> The glaringly erroneous claim that the stegosaurus weighed in at seven tons when it was actually closer to two. I knew this in kindergarten. Milwaukee is apparently where the paleontologists from community colleges are sent.

> The little screen showing a biome that changes from desert to tundra and back again at the press of a button. This is a gripping chance to exercise one's god complex... for all of two seconds. After that, you're just pushing a button. Which seems to be the museum's key selling point, now that I think about it.

> The room of quartz. Ahhh, experience the sundry wonders a cramped cubbyhole filled with sparkly glorified rocks has to offer. Actually, you have no say in the matter, cause you have to pass through here to exit the dinosaur exhibit.

> There's a fake paddlefish in the fake stream behind the fake tyrannosaur eating the fake pentaceratops. Pretty fakin' cool.

> Touching the giant false leg bone near the reconstructed torosaurus skeleton. It's just like not touching a real dinosaur fossil!


It is impossible to celebrate the heritage of our medicore state without devoting an entire museum wing to North America's casino-establishin', bead-barterin', firewater-swillin', thunderstick-fearin', totem-polin', bull-sittin' former tenants, the [insert current tepid politically correct phrase for "Indians" here]. In this unmemorable part of the tour, you'll see Indian mannequins in native dress dancing (read: remaining stationary while sliding along a concealed track in a predetermined path) to the sounds of pre-recorded native drums... all for the pleasure of the very white men who subjugated their people and named rivers after them.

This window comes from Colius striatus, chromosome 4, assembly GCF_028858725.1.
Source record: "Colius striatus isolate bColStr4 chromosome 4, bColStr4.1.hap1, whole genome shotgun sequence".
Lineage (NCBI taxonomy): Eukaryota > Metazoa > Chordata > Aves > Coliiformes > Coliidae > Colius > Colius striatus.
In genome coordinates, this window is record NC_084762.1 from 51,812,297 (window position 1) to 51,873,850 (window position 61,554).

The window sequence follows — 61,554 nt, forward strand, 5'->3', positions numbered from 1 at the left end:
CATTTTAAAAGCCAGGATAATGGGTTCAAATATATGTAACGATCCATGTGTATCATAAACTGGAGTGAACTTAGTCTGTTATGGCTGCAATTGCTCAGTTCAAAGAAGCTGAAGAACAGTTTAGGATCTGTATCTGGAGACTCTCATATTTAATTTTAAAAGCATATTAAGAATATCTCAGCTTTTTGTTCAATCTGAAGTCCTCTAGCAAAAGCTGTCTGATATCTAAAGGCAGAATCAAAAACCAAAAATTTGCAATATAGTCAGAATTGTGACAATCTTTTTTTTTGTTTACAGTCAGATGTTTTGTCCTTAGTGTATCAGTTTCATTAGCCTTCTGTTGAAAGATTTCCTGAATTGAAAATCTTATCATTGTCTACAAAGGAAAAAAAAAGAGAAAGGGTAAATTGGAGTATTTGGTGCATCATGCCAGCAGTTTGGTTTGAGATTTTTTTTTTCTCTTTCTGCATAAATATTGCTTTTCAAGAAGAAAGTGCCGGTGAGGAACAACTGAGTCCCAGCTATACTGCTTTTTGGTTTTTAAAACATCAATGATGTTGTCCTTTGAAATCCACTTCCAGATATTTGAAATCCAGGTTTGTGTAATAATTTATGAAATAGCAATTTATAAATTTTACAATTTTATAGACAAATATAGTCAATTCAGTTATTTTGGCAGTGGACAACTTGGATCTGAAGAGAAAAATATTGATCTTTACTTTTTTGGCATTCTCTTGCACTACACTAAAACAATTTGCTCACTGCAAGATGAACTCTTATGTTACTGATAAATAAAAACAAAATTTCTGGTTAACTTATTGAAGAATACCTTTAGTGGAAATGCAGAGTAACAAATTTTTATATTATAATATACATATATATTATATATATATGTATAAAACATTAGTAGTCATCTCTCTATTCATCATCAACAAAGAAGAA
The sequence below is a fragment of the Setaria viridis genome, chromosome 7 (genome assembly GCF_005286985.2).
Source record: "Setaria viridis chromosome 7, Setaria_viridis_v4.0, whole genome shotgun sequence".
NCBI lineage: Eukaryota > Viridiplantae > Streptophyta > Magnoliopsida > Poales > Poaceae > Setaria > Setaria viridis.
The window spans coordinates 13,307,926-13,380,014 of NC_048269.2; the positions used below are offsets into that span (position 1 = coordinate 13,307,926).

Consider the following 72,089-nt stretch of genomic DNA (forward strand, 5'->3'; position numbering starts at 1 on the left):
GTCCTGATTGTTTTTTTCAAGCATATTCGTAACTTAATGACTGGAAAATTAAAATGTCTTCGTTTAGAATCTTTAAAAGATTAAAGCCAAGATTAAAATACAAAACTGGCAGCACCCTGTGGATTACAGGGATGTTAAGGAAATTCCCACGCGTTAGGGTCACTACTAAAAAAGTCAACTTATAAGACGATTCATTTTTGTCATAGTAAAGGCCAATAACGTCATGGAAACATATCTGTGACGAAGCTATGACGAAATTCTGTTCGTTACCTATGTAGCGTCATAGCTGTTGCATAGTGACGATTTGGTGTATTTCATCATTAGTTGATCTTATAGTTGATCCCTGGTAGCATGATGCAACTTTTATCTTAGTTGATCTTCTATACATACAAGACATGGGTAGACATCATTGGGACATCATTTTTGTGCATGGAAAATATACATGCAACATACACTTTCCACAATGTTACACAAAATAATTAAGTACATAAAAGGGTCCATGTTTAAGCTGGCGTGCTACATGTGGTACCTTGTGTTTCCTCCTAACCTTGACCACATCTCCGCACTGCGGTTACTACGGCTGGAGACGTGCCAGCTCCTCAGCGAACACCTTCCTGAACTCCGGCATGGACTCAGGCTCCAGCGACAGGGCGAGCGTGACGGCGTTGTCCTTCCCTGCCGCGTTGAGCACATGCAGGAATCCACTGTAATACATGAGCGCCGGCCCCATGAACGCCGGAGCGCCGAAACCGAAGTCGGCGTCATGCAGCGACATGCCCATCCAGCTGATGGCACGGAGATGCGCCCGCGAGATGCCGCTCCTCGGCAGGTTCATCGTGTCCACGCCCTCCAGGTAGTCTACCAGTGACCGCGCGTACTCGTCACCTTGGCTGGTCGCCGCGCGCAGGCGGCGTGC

Things to look out for:

> Indians are always blabbing about how in tune they are with Mother Nature and the Great Earth Spirit and all that eco-friendly horseshit...

... so naturally the setpiece of this exhibit is a graphic, life-size depiction of a group of bloodthirsty natives slaughtering the fuck out of a group of terrified bison. If these assholes were really so gung-ho about co-exisiting harmoniously with the world around them, you'd think they'd promote more of a vegetarian, non-majestic-bison-massacring lifestyle. At least the white man shot the poor dumb brutes from a distance while they were grazing peacefully, rather than running them down like a gang of sociopaths from a lousy Stephen King movie.